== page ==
President, Intuit Canada.
We’re entering a golden age of Canadian fintech, with total funding reaching $566-million in 2017, up from $559-million in 2016. Consumer adoption of fintech is expected to increase in Canada from 18 per cent to 34 per cent within the next few years.
It’s not all roses, though. Greater public trust in traditional institutions can make it difficult for new businesses to find success and there’s tremendous pressure on these emerging players to establish credibility, fast. As the ecosystem matures, a new class has emerged in the centre of the continuum between financial institutions and startup disruptors: the “established fintech.”
How can early stage companies make this transition and find long-term success? This has been on my mind recently since Intuit Canada was awarded Established Fintech of the Year in November. Here’s my advice on how businesses can establish longevity in this rapidly expanding, highly competitive market.
Make friends with Goliath
After seeing the radical disruption ridesharing services inflicted upon the taxi industry, financial institutions are understandably concerned about how emerging tech will disrupt their own sectors. Initially, fintech companies were painted as harbingers of doom for traditional banks, brokerage firms and insurance companies. As institutions come to understand the growing fintech ecosystem, however, they’re starting to realize the opportunities for mutually beneficial collaboration. According to the World FinTech Report 2018, more than 75 per cent of fintech executives surveyed said their primary business objective is to collaborate with traditional firms, such as banks and insurance companies. Only 18 per cent said the main goal was to compete with the established players.
Build strategic partnerships with financial institutions to create new opportunities for growth and deepen trust with consumers. Through collaborations with major banks, you can unlock access to millions of potential new customers and, together, better meet your existing customers’ needs. For instance, Intuit Canada recently announced the pioneering work we’ve been doing with Canadian banks, with CIBC first out of the gate to combine their powerful banking capabilities with critical insights from QuickBooks Online, helping our mutual customers make more informed decisions in real time.
Staying on top of your organization’s strengths and gaps in expertise or product offerings will help you uncover new opportunities for cooperation and drive long-term growth. If you choose to view traditional institutions as a threat rather than an opportunity, other players – like Big Tech – will take your share.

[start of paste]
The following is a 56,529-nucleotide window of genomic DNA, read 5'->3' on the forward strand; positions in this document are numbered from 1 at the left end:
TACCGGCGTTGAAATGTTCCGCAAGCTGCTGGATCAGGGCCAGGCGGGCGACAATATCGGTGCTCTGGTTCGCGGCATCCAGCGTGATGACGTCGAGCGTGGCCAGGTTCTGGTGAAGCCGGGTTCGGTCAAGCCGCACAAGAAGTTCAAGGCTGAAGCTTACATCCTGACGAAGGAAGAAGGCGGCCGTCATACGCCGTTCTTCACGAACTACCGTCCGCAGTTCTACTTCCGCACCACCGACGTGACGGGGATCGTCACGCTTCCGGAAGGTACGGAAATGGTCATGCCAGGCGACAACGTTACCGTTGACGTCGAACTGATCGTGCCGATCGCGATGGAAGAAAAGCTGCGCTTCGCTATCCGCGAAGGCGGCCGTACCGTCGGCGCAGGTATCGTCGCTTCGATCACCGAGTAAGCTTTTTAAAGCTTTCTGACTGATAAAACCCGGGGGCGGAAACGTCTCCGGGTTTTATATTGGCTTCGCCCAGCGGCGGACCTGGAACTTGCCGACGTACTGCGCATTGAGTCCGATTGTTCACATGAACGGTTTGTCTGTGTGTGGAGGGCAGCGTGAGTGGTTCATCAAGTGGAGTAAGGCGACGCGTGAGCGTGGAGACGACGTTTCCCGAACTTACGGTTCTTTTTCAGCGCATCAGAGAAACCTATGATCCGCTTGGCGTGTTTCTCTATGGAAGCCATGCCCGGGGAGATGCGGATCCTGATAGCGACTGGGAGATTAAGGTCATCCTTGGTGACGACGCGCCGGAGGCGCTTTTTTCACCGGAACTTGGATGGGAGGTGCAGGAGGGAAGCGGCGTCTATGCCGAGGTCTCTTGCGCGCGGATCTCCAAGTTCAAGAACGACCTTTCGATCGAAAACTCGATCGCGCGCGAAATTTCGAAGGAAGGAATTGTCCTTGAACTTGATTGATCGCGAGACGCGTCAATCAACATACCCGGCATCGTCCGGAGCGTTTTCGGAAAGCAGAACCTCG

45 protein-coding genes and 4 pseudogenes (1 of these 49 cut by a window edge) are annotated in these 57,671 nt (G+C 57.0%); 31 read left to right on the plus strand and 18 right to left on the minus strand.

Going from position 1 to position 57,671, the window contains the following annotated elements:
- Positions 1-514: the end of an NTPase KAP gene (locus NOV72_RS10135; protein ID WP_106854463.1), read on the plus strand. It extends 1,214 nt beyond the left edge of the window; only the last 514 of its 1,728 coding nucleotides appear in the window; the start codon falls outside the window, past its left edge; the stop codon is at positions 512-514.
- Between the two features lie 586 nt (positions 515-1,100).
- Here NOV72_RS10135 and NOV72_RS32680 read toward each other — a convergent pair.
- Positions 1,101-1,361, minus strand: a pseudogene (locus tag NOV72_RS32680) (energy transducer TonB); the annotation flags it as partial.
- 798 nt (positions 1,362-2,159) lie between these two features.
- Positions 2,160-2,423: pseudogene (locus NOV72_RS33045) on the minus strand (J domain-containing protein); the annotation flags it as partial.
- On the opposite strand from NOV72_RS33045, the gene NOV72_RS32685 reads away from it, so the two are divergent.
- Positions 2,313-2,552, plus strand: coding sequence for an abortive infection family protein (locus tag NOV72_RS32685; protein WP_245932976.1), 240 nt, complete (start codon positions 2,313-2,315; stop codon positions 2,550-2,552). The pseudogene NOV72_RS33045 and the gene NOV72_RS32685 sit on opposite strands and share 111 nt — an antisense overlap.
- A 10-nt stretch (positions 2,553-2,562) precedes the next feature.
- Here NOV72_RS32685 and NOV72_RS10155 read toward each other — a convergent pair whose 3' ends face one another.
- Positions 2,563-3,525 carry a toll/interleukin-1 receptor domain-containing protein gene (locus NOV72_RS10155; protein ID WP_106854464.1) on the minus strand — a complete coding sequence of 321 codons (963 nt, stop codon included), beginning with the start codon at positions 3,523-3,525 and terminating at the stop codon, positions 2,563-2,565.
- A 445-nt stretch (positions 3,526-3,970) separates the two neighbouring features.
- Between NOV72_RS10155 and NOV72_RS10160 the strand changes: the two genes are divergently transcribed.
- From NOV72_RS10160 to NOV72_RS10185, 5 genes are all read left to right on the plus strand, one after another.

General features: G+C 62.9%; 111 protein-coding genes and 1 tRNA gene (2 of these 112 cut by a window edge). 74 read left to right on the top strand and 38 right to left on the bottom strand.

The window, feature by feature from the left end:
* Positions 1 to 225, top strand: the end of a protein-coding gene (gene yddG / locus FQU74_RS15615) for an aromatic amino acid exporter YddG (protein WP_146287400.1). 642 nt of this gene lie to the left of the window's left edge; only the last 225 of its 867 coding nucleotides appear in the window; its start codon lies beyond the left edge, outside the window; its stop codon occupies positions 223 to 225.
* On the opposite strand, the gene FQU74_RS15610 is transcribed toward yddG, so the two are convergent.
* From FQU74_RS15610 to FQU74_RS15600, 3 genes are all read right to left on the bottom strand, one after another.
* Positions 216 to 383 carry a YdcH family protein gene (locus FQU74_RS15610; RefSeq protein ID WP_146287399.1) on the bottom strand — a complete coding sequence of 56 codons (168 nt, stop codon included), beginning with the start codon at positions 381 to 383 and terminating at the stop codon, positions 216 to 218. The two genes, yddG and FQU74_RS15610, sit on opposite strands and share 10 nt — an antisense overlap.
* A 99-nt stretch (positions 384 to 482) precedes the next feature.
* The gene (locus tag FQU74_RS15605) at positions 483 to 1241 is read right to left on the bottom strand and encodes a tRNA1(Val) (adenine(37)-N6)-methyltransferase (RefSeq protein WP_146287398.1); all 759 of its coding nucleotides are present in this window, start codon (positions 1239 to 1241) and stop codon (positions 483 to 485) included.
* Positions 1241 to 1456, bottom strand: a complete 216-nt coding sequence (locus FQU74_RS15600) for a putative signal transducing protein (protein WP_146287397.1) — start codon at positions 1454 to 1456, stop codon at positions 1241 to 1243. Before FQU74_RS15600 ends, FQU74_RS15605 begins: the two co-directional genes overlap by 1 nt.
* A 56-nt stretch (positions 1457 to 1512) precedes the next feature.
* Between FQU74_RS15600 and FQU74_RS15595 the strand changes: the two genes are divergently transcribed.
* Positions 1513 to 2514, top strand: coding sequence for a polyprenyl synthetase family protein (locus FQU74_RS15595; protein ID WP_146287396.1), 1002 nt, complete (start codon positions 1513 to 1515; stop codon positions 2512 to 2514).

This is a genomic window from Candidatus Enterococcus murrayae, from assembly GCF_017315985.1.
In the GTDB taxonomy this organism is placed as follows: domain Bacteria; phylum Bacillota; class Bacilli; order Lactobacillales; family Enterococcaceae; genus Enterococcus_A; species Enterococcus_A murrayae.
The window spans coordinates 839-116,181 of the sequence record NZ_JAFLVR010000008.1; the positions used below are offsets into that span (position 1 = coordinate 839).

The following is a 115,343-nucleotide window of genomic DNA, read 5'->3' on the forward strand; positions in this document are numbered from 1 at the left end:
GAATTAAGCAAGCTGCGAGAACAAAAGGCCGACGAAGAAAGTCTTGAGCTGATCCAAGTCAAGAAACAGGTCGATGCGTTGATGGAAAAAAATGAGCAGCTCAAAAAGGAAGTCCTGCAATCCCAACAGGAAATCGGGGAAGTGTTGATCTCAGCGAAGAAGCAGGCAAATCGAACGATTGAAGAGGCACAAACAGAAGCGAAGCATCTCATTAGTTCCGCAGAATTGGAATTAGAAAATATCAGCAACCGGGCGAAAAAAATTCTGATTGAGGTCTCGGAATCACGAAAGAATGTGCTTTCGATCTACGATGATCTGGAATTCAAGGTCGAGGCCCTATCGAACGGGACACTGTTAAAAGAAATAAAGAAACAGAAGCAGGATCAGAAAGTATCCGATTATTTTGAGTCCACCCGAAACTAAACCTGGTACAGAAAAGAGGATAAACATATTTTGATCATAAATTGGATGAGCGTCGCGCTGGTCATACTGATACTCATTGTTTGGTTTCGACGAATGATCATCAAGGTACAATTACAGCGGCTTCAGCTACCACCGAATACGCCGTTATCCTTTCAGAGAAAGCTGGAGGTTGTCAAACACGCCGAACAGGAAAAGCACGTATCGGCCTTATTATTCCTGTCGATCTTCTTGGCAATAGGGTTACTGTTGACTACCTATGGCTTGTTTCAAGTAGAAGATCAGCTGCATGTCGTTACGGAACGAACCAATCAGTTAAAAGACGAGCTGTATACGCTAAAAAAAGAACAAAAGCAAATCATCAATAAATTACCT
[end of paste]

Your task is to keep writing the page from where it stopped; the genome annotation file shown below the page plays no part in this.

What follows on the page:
Purpose-driven leadership as your North Star
Why and how is your organization challenging the status quo? How is your technology being deployed not only to change consumers’ finances, but their lives? Purpose-driven companies have a stated and measured reason for being, embodied by their core values, which should inform every single decision made from brand strategy, to product development, to strategic partnerships and beyond.
You need to connect your technology to a broader purpose and communicate that you’re doing more than providing a service – both externally to customers and internally as well. Research from the EY Beacon Institute and Harvard Business School found connecting employees with an organization’s purpose brings measurable business impact and companies that lead with purpose are more likely to be profitable: 58 per cent of companies with a clearly articulated and understood purpose experienced growth of over 10 per cent, compared to 42 per cent of businesses not prioritizing their purpose.
Place a premium on continuous reinvention
We often look to tech when it comes to innovation and disruption, but there are many unconventional leaders who have reinvented their industries. Take Sir Alex Ferguson, for example. The former manager of Manchester United is known as one of the greatest coaches in history, winning 13 Premier League titles along with 25 other domestic and international trophies. With such a solid track record, you would think that Ferguson wouldn’t have strayed far from his formula for success over his 26-year career with the club, but that couldn’t be further from the truth. In fact, he felt he couldn’t afford not to change. From being one of the first clubs to predominantly feature young players in his squad, to embracing the latest technologies in training, Ferguson was constantly reinventing the management of the club to keep pace with the evolving league.
The fintech ecosystem is no different – it’s rapidly changing, and you can’t afford not to keep up. Instead of waiting for impending crisis to prompt you to make changes, act early, even if it’s risky. I’ve always been a firm believer in failing fast. For Intuit, this meant gambling on opening up our platform to developers to accelerate innovation and solve our customers’ greatest problems.
When embracing self-disruption, you need to give yourself and your team permission to admit mistakes, shortcomings and failures. People are often afraid of being reprimanded or punished when things go wrong, and this fear of failure leads to stagnation. Lead by example. Change flourishes when top managers are transparent with their own mistakes.
Establishing the right strategic partnerships, finding your organization’s purpose and constantly taking steps – big or small – to reinvent your business have been the key to longevity for Intuit and can help emerging players in Canada’s fintech ecosystem find similar success.
Executives, educators and human resources experts contribute to the ongoing Leadership Lab series.